Engineering works have been proposed to mitigate the extreme flooding experienced in Lismore in February and March 2022. Here are the suggested options:
Build a higher levee
The cost of raising the levee is as yet unknown but could be expected to be many millions, if not billions. The money is not yet sourced or assured.
Enormous disruption would be caused by the removal of existing infrastructure and houses, by the extensive excavations required for the site, and by the transport of earth and rock from other areas to provide fill for the levee. The construction would devastate efforts to rehabilitate the current levee area.
The gross inequity involved in attempting to protect only the CBD and flood-prone parts of East Lismore is unacceptable. A higher levee would:
(a) signal the abandonment of South and North Lismore, and significantly intensify their flood hazards and problems.
(b) speed up and magnify the flood effects on downstream farmers and townships such as Coraki.
Now that climate change and its damaging consequences are beyond all doubt we have to ask how high the next major flood will be. It could be 18m or 20m or 30m. There is no known limit – all we know is that more frequent and bigger floods are assured. Spending huge amounts of money in an attempt to alleviate, but possibly worsen, a threat of unknown size is the height of poor planning.
We need to admit that the existing levee was an expensive failure, which merely protected parts of Lismore from small and medium floods. It has made major floods much more dangerous and destructive for both the ‘protected’ areas and the remainder of Lismore. We must not compound this blunder by repeating it and subjecting more people to greater peril and heartbreak.
The proposed Dunoon Dam (the DuD), below the existing Rocky Creek Dam, has been advocated by some, although not Rous County Council (RCC), as the prime candidate for supposed flood mitigation in Lismore.
Apart from the intractable problems of destruction of (a) nationally significant Indigenous heritage and (b) internationally significant rainforest, this dam would provide no flood mitigation and would, in fact, increase risk to downstream residents.
Ineffectiveness of upstream containment dams
As the map above shows, the catchment of Rocky Creek, on which the DuD would be built, contributes very little to the flood waters that inundate Lismore. Figures provided by RCC show that Rocky Creek catchment above the DuD is 50km², or 3.57 per cent of the 1,400km² catchment above Lismore.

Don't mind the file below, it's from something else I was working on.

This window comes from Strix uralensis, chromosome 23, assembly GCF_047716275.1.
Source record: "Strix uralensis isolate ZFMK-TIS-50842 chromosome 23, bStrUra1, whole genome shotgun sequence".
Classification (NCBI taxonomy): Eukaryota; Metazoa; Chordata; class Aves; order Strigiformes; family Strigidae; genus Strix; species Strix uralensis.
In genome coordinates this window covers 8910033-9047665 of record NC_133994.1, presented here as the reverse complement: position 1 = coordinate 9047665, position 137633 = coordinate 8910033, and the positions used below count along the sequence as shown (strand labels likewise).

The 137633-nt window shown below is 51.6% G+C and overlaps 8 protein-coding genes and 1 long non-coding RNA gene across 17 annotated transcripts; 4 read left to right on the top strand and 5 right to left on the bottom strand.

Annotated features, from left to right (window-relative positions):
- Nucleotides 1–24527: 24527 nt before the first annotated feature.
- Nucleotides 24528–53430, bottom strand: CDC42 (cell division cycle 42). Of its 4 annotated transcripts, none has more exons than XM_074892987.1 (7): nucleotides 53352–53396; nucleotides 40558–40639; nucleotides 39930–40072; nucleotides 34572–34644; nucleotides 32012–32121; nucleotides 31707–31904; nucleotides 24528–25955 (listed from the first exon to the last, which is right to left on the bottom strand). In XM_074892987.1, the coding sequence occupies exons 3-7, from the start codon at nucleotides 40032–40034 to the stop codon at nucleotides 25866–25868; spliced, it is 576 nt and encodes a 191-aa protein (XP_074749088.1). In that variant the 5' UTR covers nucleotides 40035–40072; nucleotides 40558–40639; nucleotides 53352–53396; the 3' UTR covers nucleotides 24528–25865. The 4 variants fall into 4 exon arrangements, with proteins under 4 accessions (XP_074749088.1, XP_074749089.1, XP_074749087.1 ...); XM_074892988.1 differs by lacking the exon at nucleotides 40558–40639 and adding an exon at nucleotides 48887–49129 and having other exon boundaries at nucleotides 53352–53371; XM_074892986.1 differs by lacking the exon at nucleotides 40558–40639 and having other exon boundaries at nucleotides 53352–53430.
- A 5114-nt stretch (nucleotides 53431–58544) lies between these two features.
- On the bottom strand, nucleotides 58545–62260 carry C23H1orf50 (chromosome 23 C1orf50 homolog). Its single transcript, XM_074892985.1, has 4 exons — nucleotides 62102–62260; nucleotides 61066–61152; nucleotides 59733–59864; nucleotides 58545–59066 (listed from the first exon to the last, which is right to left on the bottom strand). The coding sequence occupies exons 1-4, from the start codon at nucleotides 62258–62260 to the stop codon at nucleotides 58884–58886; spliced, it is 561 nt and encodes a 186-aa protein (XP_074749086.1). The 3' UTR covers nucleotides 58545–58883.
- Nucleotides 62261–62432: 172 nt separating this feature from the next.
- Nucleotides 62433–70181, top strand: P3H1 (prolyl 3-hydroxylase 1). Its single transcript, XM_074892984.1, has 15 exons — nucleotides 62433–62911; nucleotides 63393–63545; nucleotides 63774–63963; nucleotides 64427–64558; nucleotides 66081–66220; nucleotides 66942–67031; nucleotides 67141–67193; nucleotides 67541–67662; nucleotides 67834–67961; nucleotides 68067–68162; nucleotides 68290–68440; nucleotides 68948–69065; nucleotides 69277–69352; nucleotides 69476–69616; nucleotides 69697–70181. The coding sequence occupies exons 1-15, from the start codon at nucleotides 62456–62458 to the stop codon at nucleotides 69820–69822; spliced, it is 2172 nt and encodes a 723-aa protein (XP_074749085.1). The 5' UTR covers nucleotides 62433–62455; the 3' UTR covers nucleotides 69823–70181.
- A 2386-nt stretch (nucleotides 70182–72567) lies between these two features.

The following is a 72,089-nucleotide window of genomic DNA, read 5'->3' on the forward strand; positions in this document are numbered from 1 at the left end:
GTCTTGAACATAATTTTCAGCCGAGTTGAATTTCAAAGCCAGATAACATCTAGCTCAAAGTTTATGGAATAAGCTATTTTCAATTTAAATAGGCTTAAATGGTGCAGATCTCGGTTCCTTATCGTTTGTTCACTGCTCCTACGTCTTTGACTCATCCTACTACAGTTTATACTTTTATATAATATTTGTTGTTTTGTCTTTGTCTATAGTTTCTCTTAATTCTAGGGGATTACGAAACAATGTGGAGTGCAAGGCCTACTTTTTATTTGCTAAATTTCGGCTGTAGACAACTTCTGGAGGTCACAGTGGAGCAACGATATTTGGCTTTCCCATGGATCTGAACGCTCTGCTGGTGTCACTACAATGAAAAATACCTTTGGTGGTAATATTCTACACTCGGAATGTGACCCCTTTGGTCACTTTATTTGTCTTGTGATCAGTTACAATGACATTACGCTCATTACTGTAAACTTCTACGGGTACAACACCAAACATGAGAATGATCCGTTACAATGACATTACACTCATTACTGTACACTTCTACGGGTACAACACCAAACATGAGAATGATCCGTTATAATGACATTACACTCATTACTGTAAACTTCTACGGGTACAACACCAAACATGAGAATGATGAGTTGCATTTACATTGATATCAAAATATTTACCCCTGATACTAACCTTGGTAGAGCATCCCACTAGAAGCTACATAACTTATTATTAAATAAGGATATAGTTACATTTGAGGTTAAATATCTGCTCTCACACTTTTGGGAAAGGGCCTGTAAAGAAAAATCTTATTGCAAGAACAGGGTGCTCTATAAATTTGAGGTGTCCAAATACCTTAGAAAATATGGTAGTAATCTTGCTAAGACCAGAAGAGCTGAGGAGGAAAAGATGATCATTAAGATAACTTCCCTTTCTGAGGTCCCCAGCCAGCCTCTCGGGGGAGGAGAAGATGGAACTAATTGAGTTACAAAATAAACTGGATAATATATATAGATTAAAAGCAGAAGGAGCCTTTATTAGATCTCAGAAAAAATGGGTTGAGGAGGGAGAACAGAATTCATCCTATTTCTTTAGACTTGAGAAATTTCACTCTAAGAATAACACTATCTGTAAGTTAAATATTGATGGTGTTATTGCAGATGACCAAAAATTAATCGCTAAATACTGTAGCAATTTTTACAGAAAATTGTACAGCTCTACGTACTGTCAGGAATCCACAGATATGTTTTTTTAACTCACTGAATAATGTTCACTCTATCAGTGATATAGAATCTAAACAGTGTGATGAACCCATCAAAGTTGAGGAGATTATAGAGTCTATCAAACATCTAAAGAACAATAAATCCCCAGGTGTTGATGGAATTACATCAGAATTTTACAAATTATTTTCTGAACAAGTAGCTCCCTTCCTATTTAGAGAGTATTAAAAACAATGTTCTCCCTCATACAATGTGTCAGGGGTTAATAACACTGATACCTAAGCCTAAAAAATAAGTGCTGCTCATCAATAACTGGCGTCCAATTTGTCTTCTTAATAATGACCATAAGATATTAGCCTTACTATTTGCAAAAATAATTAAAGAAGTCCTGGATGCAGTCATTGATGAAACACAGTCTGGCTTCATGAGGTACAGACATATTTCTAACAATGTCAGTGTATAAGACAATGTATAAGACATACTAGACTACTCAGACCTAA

Even in the extremely unlikely event that Rocky Creek Dam and the DuD were empty at the beginning of the rain event, they could not intercept more than 3.57 per cent of the flood water heading for Lismore. A second flood within a month, as happened in March 2022, would be even less able to be contained as there would be no possibility of emptying the DuD into an already flooded landscape.
This would be true of any other dams constructed on other tributaries with the aim of holding back flood waters. They could not provide mitigation, their cost would be astronomical, and their construction would entail large-scale loss of farmland and native vegetation.
Increase in downstream risk
The downstream risk from a large dam is explained in the 2012 Environmental Flows Assessment (EFA), commissioned by RCC. It states that the most extreme floods may be exacerbated in the 3km immediately below the dam wall.
‘Modelling shows that the magnitude of the largest floods may be increased, with the largest flows in the natural regime of 17,280 ML per day shifting to 20,456 ML per day with Dunoon Dam operating’. This is an increase of 18.3 per cent on the largest flood.
The additional impact is explained by the surface area of a large dam. ‘When full, the dam acts to increase catchment runoff efficiency, with all rain that falls directly onto the water surface delivered directly into downstream flow when the dam is spilling. This phenomenon results in increased peak magnitude of the modelled flood events when these conditions are met.’
This phenomenon on Rocky Creek Dam already increases the flood peak downstream. On February 28 the following text was sent to all residents below Rocky Creek Dam, including The Channon village and parts of Keerrong:
‘NSWSES DAM FAILURE EVACUATION ORDER ROCKY CREEK DAM. People at your home address BELOW ROCKY CREEK DAM should evacuate now to higher ground’
What warning would the SES have to send if there were another dam with an even larger surface area located only 3km above The Channon village? And at 3.5 times the volume of Rocky Creek Dam, what would happen if that dam did indeed fail?
Modify rivers by straightening bends, cutting diversion channels or deepening river beds
Any modification which hastens the flow of flood water past a town can only compound the problems for downstream people, towns, farms and land. It is a moral issue. Prioritising one community for protection over another is intolerable.
Dredging the river, as done in the past to keep channels open for shipping, would have no effect on floods. The river at Lismore is tidally influenced so a deeper channel will always be full of water and will have no capacity to hold flood water.
In conclusion, it is clear that Lismore will continue to flood in ever-escalating cycles in the years ahead. Whatever the solutions are, attempting to control with engineering remedies the colossal natural forces at work is at best childish and at worst criminally negligent.
♦ Nan Nicholson is a founding member of WATER Northern Rivers.